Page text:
Do You Know the Way to San Jose
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|"Do You Know the Way to San Jose"|
"Do You Know the Way to San San Jose" became an international best-seller in 1968
|Single by Dionne Warwick|
|from the album Dionne Warwick in Valley of the Dolls|
|A-side||"Do You Know the Way to San Jose"|
|B-side||"Let Me Be Lonesome"|
|Recorded||1967 at Bell Sound Studios; engineer, Ed Smith|
|Writer(s)||Burt Bacharach, Hal David|
|Producer(s)||Burt Bacharach, Hal David|
|Dionne Warwick singles chronology|
"Do You Know the Way to San Jose" is a 1968 popular song written for singer Dionne Warwick by Burt Bacharach (music) and Hal David (lyrics). The song was Warwick's biggest international hit, selling over a million copies and winning Warwick her first Grammy Award. It tells the story of a native of San Jose who, having failed to break into the entertainment field in Los Angeles, is set to return to her hometown.
The song was released on the 1968 RIAA Certified Gold album Dionne Warwick in Valley of the Dolls. "Do You Know the Way to San Jose" was issued as the follow-up single to the double-sided hit "(Theme from) Valley of the Dolls"/ "I Say a Little Prayer" in April 1968. It became Warwick's third consecutive Top Ten song, punctuating the most successful period of Warwick's recording career.
The song peaked at #8 in the UK, Ireland, and Canada. It also charted in France, Italy, South Africa, Australia, Germany, Brazil, Mexico, and many other countries. The flip-side of the single, "Let Me Be Lonesome," also penned by Bacharach/David, charted in the Billboard Hot 100 as well and became one of many double-sided hits for Warwick.
Burt Bacharach wrote the music for the song before Hal David wrote its lyrics. David had a special interest in San Jose, having been stationed there while in the Navy.
The track was the last Dionne Warwick single to be recorded at New York City's Bell Studios. It features a prominent use of bass drum, played by session musician Gary Chester. The engineer was Ed Smith, who devised the famous introduction to the tune by directly attaching a mike to the head of Chester's bass drum.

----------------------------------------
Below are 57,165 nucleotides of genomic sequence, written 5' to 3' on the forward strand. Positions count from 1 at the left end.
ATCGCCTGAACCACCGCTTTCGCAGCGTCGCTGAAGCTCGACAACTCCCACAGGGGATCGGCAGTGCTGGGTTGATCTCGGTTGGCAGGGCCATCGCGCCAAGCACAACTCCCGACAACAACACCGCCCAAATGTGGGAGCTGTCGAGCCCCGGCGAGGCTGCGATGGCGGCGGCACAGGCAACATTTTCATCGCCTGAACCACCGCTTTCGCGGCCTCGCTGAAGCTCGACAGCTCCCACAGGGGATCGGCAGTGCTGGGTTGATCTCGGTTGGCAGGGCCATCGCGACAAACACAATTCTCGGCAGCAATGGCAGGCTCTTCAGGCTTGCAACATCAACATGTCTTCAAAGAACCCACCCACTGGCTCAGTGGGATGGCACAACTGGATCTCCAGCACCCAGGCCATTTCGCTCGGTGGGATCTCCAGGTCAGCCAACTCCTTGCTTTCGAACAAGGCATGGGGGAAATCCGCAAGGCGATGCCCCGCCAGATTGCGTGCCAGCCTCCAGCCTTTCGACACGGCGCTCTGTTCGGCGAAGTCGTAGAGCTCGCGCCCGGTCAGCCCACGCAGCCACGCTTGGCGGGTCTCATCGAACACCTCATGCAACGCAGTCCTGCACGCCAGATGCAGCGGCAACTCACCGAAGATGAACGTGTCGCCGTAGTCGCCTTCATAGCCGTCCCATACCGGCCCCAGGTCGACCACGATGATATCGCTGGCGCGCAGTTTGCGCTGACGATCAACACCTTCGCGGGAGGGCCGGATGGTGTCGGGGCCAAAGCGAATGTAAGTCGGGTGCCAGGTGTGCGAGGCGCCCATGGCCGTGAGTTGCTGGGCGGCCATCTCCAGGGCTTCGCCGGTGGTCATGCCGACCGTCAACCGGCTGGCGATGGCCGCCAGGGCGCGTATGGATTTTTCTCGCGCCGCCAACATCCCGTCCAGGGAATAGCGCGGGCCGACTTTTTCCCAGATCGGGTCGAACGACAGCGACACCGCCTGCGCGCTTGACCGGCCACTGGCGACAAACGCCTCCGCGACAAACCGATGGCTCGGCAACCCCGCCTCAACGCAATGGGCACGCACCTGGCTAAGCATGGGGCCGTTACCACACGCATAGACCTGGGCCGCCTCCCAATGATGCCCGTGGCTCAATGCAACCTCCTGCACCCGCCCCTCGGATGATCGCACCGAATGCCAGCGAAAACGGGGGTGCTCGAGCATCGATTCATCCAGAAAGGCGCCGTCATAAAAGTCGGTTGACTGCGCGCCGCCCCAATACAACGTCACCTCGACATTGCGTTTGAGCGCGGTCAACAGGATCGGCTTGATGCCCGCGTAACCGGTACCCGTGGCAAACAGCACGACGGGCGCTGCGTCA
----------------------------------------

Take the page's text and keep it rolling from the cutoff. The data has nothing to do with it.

Dionne Warwick did not like "Do You Know the Way to San José" and had to be convinced to record it. In a May 1983 interview with Ebony, she said: "It's a dumb song and I didn't want to sing it. But it was a hit, just like [her recent Top Ten hit] 'Heartbreaker' is. I'm happy these songs were successful, but that still doesn't change my opinion about them."  The song remains one of Warwick's most popular numbers and is included in almost every concert she performs.
Warwick won her first Grammy, the Grammy Award for Best Female Pop Vocal Performance, for "Do You Know the Way to San Jose". She told Jet in May 2002 that winning this award was the overall highlight of her career.
|Weekly singles charts|
100 *** Cash Box
|#10 *** #10||#23||#4||#15||#8||#8||#8|
|End of year chart (1968)||Position|
|U.S. Billboard Hot 100 ||88|
"Do You Know the Way to San José" has also been recorded by Connie Francis, Rita Reys, The George Shearing Quintet, The Avalanches, The Baja Marimba Band, The Temptations and The Supremes together, Neil Diamond, Frankie Goes to Hollywood, Nancy Sinatra, The Starlite Orchestra, De-Phazz, Bossa Rio (1970) and the Carpenters, among others.
Non-English renderings of the song include "Le chemin pour San José" by Ginette Reno – #8 Québécois hit for the year 1968 – ,"Snart Så Stiger Solen Upp Igen" by Siw Malmkvist and "La route du bonheur" by Liliane Saint-Pierre.
The song has been recorded on various Burt Bacharach tribute albums, including by Medeski Martin & Wood on Great Jewish Music: Burt Bacharach (1997), by both Yazz and Dionne Warwick (separately) on Tribute to Burt Bacharach & Hal David (2002), by Trijntje Oosterhuis on The Look of Love (2006), and by Kahimi Karie on All Kinds of People ~Love Burt Bacharach~ (2010).
In other media
- The song opens and closes the pilot episode of Helix, in each case playing over tense scenes featuring Peter Farragut. The song appears again in the opener of Season 2 when Julia arrives to the island
- Dominic, Serene (2003). Burt Bacharach, song by song: the ultimate Burt Bacharach reference for fans. New York City: Schirmer Trade Books. p. 190. ISBN 0-8256-7280-5.
- Hunt, Dennis (May 1983). "Dionne Wardwick Speaks Out for Strong Black Women". Ebony (Johnson Publishing Company): 100. Retrieved 17 July 2014.
- "Top 100 Hits of 1968/Top 100 Songs of 1968". Musicoutfitters.com. Retrieved 17 January 2015.